Before you begin responding to your prospect's objection, it is vitally important that you understand their specific concern. Even though you may have heard the same thing said so many times before, you must avoid the temptation to begin addressing their concerns prematurely. Otherwise, you run the risk of shooting yourself in the foot by voicing an objection they had not even considered. I recommend you get in the habit of restating the objection in your own words, or parrot fashion using key phrases of the prospects to gain agreement that you are both on the same page before responding. 
 
Feeding their concern back in the form of a question provides your prospect an opportunity to expand upon their concern. For example, if your prospect said they don't have the money in their budget, you would simply feed it back in a non-judgmental way by saying; "You are considering the impact of this on your budget..?" This technique greatly reduces any sense of pressure they might feel. You can also feed it back as a statement and then ask a probing question to produce the same result.
 
By giving your prospect the opportunity to explain their statement, they will frequently answer their own concerns. Another good reason to clarify the concern is to make certain you are addressing their real issue and not the excuse that usually gets rid of ineffective sales people. A prospect will often use an objection they think sounds reasonable first in an attempt to stall or delay the closing sequence; they keep their real concern hidden. Probe behind what them mean and test if there are other things on their mind.
 
Ask “I’d prefer you to fell 100% comfortable that you are making the right decision. Apart from X and Y would there be anything else that you’d like you discuss further before going ahead?”  

Step 3 -  Provide an answer 

Your job in this step is to open the prospect’s mind not close the sale; get them to think. When addressing a concern stay in touch with the big picture; the prospect would be better off if they accepted your offer and they are just going through a normal decision making their emotions wobble.
 
  • Wherever possible use three different angles in your communication and follow one of the great leaders from ancient Greece, Aristotle. He taught that a speaker's ability to persuade is based on how well the speaker appeals to his or her audience in three different areas: ethos (ethical appeals), pathos (emotional appeals), and logos (logical appeals). These areas form something that later rhetoricians have called the Rhetorical Triangle.  If you can bring in all three elements to describe and resolve your prospects pain you are highly likely to win more people over.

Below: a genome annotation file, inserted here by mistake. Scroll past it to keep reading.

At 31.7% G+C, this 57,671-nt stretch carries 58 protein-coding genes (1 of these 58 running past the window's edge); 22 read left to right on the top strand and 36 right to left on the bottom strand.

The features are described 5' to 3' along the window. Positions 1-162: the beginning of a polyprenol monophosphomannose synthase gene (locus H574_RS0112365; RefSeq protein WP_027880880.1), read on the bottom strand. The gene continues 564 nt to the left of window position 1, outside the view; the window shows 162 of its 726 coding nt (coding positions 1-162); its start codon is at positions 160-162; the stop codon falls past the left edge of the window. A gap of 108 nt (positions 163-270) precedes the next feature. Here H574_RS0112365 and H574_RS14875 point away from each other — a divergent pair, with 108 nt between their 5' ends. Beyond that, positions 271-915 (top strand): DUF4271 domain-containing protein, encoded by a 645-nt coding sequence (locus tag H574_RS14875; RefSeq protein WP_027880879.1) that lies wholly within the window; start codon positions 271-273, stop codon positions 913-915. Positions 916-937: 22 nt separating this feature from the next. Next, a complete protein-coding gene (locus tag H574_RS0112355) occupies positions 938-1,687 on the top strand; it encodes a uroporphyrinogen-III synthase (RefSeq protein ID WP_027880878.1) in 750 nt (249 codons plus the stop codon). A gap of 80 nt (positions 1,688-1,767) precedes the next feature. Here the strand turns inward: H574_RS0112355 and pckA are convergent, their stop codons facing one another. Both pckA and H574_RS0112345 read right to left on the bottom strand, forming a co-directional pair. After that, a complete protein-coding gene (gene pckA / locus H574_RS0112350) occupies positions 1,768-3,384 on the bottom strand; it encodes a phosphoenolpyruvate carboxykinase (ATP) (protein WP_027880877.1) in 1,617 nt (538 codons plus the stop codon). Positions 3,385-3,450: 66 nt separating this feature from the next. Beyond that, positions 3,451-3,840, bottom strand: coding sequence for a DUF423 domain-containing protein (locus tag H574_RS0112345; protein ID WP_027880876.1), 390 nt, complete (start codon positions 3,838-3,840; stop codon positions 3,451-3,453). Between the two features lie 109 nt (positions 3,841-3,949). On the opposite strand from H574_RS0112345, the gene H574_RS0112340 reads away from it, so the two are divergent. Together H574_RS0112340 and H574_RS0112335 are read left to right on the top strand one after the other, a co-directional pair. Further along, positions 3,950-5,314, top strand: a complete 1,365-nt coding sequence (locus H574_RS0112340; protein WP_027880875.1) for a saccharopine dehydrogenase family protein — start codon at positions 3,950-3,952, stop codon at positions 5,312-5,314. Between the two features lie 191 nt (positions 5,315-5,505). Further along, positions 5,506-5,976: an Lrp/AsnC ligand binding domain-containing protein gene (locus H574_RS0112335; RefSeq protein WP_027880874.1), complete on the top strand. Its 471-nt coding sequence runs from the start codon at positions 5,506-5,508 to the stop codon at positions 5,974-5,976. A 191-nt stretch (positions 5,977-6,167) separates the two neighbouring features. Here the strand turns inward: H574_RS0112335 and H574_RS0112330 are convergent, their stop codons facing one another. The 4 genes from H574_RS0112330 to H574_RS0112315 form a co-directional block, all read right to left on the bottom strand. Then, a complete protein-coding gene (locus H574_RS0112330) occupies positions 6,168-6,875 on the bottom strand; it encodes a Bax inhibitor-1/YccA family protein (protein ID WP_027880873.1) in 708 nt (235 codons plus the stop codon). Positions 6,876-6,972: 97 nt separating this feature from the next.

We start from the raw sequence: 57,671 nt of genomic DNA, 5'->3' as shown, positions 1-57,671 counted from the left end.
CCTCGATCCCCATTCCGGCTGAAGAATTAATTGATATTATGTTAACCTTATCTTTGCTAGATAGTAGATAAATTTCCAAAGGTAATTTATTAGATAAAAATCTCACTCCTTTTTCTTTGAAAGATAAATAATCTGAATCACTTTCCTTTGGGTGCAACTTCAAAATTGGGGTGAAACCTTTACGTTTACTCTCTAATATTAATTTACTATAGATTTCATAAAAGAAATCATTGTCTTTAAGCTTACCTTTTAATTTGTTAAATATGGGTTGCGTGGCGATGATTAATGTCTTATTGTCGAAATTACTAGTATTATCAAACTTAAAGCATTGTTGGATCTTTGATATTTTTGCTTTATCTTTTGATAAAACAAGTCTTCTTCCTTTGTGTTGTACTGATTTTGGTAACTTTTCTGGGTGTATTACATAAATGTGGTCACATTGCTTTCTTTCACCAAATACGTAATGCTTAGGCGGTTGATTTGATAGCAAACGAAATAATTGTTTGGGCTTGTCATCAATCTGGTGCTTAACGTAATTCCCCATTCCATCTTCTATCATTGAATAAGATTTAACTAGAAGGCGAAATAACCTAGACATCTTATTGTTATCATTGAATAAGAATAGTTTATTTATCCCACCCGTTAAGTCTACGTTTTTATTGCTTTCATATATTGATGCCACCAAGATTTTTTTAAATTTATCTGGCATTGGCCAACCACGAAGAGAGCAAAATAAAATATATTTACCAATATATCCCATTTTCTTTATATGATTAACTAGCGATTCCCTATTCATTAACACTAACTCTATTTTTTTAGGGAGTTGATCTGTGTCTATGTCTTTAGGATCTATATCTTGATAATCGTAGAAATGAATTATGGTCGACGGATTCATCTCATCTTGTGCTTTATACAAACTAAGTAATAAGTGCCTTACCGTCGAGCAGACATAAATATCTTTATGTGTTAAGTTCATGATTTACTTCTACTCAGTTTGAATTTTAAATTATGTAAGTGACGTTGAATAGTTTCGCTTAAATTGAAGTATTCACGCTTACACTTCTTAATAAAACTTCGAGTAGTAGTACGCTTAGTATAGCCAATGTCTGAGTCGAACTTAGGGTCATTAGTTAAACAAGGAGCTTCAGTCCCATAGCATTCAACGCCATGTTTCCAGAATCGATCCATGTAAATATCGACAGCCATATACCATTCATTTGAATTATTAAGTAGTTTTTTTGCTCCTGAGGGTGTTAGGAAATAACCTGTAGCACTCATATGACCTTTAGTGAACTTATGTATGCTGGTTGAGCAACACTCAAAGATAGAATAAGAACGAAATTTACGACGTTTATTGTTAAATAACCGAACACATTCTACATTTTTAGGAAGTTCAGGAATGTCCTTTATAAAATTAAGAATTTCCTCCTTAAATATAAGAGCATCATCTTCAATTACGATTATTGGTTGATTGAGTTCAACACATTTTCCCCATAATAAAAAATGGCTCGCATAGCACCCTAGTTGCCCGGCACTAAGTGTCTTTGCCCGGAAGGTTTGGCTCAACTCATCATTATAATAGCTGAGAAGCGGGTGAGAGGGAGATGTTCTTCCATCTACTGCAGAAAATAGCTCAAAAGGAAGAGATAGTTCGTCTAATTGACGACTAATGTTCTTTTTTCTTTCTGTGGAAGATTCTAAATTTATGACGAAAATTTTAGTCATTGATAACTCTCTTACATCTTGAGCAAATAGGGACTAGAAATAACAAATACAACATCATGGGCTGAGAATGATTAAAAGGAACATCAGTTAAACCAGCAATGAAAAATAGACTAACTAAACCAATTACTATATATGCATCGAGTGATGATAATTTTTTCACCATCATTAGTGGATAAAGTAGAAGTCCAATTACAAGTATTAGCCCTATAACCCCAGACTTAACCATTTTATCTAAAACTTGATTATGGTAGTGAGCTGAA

• Be prepared to provide details upon request. Use graphs, charts, numbers, and or testimonials. Be prepared to handle the emotion as well as the logic. Pay particular attention to both your own and your prospect's body language gestures. 
  • Whenever possible use third party words and evidence to back up what you are saying, even quoting other customers can often provide the reassurance your current prospect graves. 
Once you have had your say use an evaluative question to test whether the prospect agrees that their concern(s) has been resolved. Ask "Does that make sense to you..?"
 
Complete this step by asking, "At this point can you think of anything else that might keep you from going ahead today?" If they say no, proceed with confidence to the final step and ask them for the order. If you sense the least bit of hesitation, excuse yourself by saying, "I can sense something is causing you to hesitate, would you be willing to share it with me…”   If there is something then start back at Step 1
 
One key to overcoming concerns and closing the sale is to remain professional and be persistent without becoming argumentative or defensive.

Step 4 - Ask for the order

If they say “That about covers it, you’ve answered my question” you do know what to do next don’t you..?

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Bob Hayward speaks at NRG Network in Swindon

Bob Hayward speaks at NRG Network in Swindon on 3rd July 2012. His topic… A price resistant sales approach